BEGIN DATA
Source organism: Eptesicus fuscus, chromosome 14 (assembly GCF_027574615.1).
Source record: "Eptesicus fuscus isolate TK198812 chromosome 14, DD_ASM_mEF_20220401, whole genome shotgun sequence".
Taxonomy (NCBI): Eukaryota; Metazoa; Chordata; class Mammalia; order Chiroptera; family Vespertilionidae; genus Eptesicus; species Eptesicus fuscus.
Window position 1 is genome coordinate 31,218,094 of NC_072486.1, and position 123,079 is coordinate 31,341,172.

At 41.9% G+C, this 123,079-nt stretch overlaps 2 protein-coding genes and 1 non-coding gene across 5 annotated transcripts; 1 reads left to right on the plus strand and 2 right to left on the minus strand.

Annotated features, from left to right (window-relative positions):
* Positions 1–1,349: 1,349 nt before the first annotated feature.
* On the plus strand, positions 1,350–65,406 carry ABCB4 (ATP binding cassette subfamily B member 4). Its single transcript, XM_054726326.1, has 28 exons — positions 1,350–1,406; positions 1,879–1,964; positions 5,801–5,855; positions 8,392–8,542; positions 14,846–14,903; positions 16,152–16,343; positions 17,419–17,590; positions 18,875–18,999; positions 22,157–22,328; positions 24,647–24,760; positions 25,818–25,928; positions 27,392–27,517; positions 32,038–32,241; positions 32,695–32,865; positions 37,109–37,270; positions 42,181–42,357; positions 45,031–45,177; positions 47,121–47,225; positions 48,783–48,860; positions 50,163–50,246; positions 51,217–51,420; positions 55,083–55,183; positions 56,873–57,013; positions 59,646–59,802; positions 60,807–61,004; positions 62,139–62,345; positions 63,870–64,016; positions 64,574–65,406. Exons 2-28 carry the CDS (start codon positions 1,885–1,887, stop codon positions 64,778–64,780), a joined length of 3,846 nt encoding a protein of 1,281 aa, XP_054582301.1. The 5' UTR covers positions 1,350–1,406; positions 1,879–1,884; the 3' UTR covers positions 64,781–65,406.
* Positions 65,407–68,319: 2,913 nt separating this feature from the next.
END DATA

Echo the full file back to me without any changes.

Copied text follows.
Source organism: Eptesicus fuscus, chromosome 14 (assembly GCF_027574615.1).
Source record: "Eptesicus fuscus isolate TK198812 chromosome 14, DD_ASM_mEF_20220401, whole genome shotgun sequence".
Taxonomy (NCBI): Eukaryota; Metazoa; Chordata; class Mammalia; order Chiroptera; family Vespertilionidae; genus Eptesicus; species Eptesicus fuscus.
Window position 1 is genome coordinate 31,218,094 of NC_072486.1, and position 123,079 is coordinate 31,341,172.

At 41.9% G+C, this 123,079-nt stretch overlaps 2 protein-coding genes and 1 non-coding gene across 5 annotated transcripts; 1 reads left to right on the plus strand and 2 right to left on the minus strand.

Annotated features, from left to right (window-relative positions):
* Positions 1–1,349: 1,349 nt before the first annotated feature.
* On the plus strand, positions 1,350–65,406 carry ABCB4 (ATP binding cassette subfamily B member 4). Its single transcript, XM_054726326.1, has 28 exons — positions 1,350–1,406; positions 1,879–1,964; positions 5,801–5,855; positions 8,392–8,542; positions 14,846–14,903; positions 16,152–16,343; positions 17,419–17,590; positions 18,875–18,999; positions 22,157–22,328; positions 24,647–24,760; positions 25,818–25,928; positions 27,392–27,517; positions 32,038–32,241; positions 32,695–32,865; positions 37,109–37,270; positions 42,181–42,357; positions 45,031–45,177; positions 47,121–47,225; positions 48,783–48,860; positions 50,163–50,246; positions 51,217–51,420; positions 55,083–55,183; positions 56,873–57,013; positions 59,646–59,802; positions 60,807–61,004; positions 62,139–62,345; positions 63,870–64,016; positions 64,574–65,406. Exons 2-28 carry the CDS (start codon positions 1,885–1,887, stop codon positions 64,778–64,780), a joined length of 3,846 nt encoding a protein of 1,281 aa, XP_054582301.1. The 5' UTR covers positions 1,350–1,406; positions 1,879–1,884; the 3' UTR covers positions 64,781–65,406.
* Positions 65,407–68,319: 2,913 nt separating this feature from the next.